The Dragonfly Story
Down below the surface of a quiet pond lived a colony of water bugs. They were a happy colony, living far away from the sun. For many months they were busy, scurrying over the soft mud on the bottom of the pond. They did notice that every once in a while one of their colony seemed to loose interest in going about. Clinging to the stem of a pond lily it gradually moved out of sight and was seen no more.
“Look!” said one of the bugs to another. “One of our colony is climbing up the lily stalk. Where do you think she is going?” Up, up, up it slowly went …even as they watched, the water bug disappeared from sight. Its friends waited and waited but it didn’t return.
“That’s funny!” said one water bug. “Wasn’t she happy here?” asked another… “where do you suppose she went?” wondered a third.
No one had an answer. They were all greatly puzzled. Finally one of the water bugs, a leader in the colony, gathered his friends together. “I have an idea. The next time one of us climbs up the lily stalk he or she must promise to come back and tell us where he went and why.” “We promise”, they said solemnly.
One spring day, not long after, the very water bug who had suggested the plan found himself climbing up the lily stalk. Up, up, up he went. Before he knew what was happening, he had broken through the surface of the water and fallen onto the broad, green lily pad above.
When he awoke, he looked about with surprise. He couldn’t believe what he saw. A startling change had come over his body. His movement revealed long silver wings and a long tail. Even as he struggled, he felt an impulse to move his wings. The warmth of the sun soon dried the moisture from the new body. He moved his wings again and suddenly he found himself up above the water.
He had become a dragonfly!!
Swooping and dipping in great curves, he flew through the air. He felt exhilarated in the new atmosphere. By and by the new dragonfly lighted happily on a lily pad to rest. Then it was that he chanced to look below to the bottom of the pond. Why, he was right above his old friends, the water bugs! There they were scurrying around, just as he had been doing some time before.
The dragonfly remembered his promise:” the next one of us who climbs up the lily stalk will come back and tell where he or she went and why.” Without thinking, the dragonfly darted down. Suddenly he hit the surface of the water and bounced away. Now that he was a dragonfly, he could no longer go into the water…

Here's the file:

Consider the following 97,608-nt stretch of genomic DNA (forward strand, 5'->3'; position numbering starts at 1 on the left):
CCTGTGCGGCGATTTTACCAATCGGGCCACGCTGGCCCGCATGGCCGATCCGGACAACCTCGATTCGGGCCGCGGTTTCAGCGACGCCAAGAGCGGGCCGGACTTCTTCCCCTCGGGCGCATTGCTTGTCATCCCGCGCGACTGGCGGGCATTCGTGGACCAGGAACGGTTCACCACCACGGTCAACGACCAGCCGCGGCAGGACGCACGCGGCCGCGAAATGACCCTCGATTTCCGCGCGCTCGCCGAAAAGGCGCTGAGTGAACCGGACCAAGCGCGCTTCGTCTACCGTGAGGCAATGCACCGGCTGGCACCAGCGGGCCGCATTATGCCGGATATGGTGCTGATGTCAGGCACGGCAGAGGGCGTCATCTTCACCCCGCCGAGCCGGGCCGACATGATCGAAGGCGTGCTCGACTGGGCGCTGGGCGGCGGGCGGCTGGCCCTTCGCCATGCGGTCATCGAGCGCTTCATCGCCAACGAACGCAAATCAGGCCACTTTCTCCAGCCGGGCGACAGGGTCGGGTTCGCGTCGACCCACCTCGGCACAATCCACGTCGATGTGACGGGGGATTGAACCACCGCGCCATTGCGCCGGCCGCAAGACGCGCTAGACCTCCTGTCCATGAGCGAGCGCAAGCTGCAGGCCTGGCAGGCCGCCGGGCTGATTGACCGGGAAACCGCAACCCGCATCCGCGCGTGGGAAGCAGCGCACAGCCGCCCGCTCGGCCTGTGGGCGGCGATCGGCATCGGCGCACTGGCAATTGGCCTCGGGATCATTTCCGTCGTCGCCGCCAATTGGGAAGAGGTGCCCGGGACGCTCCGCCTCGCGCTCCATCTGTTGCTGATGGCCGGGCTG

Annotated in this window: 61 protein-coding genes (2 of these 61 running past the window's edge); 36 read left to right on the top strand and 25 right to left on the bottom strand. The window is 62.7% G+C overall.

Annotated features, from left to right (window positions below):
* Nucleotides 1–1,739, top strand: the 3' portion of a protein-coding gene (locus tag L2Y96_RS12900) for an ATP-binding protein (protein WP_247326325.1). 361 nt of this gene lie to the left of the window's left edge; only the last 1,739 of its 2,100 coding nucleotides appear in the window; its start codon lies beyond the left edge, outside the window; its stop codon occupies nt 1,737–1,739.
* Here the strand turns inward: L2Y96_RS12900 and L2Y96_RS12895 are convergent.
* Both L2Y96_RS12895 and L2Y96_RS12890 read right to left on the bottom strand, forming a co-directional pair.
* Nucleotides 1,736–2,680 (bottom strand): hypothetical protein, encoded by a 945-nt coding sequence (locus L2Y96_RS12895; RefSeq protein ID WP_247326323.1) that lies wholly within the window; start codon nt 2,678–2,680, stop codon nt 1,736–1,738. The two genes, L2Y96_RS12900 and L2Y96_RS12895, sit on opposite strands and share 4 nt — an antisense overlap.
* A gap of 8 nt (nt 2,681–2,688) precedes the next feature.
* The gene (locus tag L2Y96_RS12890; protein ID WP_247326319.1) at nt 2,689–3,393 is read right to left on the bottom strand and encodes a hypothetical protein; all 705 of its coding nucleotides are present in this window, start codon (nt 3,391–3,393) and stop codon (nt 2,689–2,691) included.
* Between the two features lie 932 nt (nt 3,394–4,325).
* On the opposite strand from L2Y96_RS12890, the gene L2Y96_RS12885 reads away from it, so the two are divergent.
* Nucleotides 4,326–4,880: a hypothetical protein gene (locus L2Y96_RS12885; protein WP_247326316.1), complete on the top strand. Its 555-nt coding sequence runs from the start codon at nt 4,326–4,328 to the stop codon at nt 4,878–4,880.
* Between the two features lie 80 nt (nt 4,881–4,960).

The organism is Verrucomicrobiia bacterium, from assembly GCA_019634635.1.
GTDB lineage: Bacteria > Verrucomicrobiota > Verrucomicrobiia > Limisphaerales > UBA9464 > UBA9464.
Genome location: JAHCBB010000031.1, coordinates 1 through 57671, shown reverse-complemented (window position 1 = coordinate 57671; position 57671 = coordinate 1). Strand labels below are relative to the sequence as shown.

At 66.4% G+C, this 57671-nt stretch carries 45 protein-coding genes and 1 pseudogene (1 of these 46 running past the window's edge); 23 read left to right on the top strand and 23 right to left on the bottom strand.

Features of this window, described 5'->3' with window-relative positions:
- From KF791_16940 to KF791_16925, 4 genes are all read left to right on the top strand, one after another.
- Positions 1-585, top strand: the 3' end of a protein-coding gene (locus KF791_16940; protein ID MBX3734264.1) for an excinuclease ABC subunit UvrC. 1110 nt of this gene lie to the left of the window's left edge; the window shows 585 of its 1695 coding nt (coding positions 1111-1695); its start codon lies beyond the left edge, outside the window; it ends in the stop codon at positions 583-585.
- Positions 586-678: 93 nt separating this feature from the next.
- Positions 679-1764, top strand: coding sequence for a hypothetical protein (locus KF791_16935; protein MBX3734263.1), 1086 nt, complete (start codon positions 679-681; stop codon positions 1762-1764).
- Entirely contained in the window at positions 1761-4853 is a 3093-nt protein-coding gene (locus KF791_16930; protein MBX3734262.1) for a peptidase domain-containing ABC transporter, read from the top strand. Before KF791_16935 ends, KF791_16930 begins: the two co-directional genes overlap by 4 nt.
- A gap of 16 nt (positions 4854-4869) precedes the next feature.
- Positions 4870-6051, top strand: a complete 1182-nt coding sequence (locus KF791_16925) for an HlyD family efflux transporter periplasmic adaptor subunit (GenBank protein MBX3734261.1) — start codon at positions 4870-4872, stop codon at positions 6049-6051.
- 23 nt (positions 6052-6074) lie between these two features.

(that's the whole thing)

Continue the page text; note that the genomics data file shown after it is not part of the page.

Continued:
“I can’t return!” he said in dismay. “At least I tried. But I can’t keep my promise. Even if I could go back, not one of the water bugs would know me in my new body. I guess I’ll just have to wait until they become dragonflies too. Then they’ll understand what has happened to me and where I went”
STICKNEY, D. (1997). Water Bugs and Dragonflies.
Inspiration for Counselling
The concept of “Dragonfly” as a therapeutic philosophy, is derived from this story because it captures three significant ideas about change and personal growth.
The first idea is that most of us are very content grubbing around in the “mud” of our lives even when we experience discomfort or suspect that something better is possible. It speaks of our desire to change, but also highlights our resistance or lack of motivation – our “stuckness” in familiarity – that keeps us from doing the work of climbing the stalk.
The second idea is that life is about transition… about the changes we are called to experience… as well as changes we choose… about changes that may be profound… such as the loss of a loved one… a diagnosis of cancer… a marriage ending… as well as changes that are considered part of our “normal” life process… such as a relationship beginning, a marriage struggling… the birth of a child… the growth of that child into adolescence, a new career… perhaps even arriving at a milestone birthday.
The third and final idea I draw on is that not only is “climbing the stalk” a lonely journey, but once we experience transformation, once we see the world from the perspective of a dragonfly’s wings, we can never return to the mud of our lives.
The counselling I provide attempts to address the nature of ambivalence about making changes and help us better understand why we do the things we do that keep us stuck in the mud. It explores the addictive aspects of our behaviours and the grief inherent in letting them go. It is based on learning new strategies and coping skills… new ways of thinking and responding to life, relationships, and the changes we encounter. The overall process of the therapy is to assist people to release resistance to change, to engage their personal strengths, to learn new skills, and ultimately, to “climb the stalk”.